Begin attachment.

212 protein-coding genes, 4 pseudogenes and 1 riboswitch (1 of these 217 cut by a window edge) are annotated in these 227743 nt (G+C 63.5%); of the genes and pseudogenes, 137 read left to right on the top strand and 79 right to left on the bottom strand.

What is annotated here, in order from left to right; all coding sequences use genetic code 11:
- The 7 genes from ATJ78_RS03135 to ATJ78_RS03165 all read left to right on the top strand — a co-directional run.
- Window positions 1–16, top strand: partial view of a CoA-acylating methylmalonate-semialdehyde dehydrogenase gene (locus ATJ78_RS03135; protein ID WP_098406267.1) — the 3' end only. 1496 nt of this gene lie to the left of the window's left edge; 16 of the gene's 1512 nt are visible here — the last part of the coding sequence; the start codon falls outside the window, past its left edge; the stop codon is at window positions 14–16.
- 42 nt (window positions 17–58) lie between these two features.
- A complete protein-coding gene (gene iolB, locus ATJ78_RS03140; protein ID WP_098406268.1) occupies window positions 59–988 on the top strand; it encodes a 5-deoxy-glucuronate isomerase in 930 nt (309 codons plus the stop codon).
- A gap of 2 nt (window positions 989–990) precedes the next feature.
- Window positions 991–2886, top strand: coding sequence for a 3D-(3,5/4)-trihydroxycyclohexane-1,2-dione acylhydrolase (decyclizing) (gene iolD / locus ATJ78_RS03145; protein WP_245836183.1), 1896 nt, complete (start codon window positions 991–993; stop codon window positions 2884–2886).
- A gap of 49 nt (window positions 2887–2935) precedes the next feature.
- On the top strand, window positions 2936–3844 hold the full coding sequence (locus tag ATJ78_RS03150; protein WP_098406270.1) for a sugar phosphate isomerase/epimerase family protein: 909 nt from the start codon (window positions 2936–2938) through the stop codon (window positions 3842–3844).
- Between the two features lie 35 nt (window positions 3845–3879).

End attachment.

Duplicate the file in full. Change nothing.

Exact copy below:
212 protein-coding genes, 4 pseudogenes and 1 riboswitch (1 of these 217 cut by a window edge) are annotated in these 227743 nt (G+C 63.5%); of the genes and pseudogenes, 137 read left to right on the top strand and 79 right to left on the bottom strand.

What is annotated here, in order from left to right; all coding sequences use genetic code 11:
- The 7 genes from ATJ78_RS03135 to ATJ78_RS03165 all read left to right on the top strand — a co-directional run.
- Window positions 1–16, top strand: partial view of a CoA-acylating methylmalonate-semialdehyde dehydrogenase gene (locus ATJ78_RS03135; protein ID WP_098406267.1) — the 3' end only. 1496 nt of this gene lie to the left of the window's left edge; 16 of the gene's 1512 nt are visible here — the last part of the coding sequence; the start codon falls outside the window, past its left edge; the stop codon is at window positions 14–16.
- 42 nt (window positions 17–58) lie between these two features.
- A complete protein-coding gene (gene iolB, locus ATJ78_RS03140; protein ID WP_098406268.1) occupies window positions 59–988 on the top strand; it encodes a 5-deoxy-glucuronate isomerase in 930 nt (309 codons plus the stop codon).
- A gap of 2 nt (window positions 989–990) precedes the next feature.
- Window positions 991–2886, top strand: coding sequence for a 3D-(3,5/4)-trihydroxycyclohexane-1,2-dione acylhydrolase (decyclizing) (gene iolD / locus ATJ78_RS03145; protein WP_245836183.1), 1896 nt, complete (start codon window positions 991–993; stop codon window positions 2884–2886).
- A gap of 49 nt (window positions 2887–2935) precedes the next feature.
- On the top strand, window positions 2936–3844 hold the full coding sequence (locus tag ATJ78_RS03150; protein WP_098406270.1) for a sugar phosphate isomerase/epimerase family protein: 909 nt from the start codon (window positions 2936–2938) through the stop codon (window positions 3842–3844).
- Between the two features lie 35 nt (window positions 3845–3879).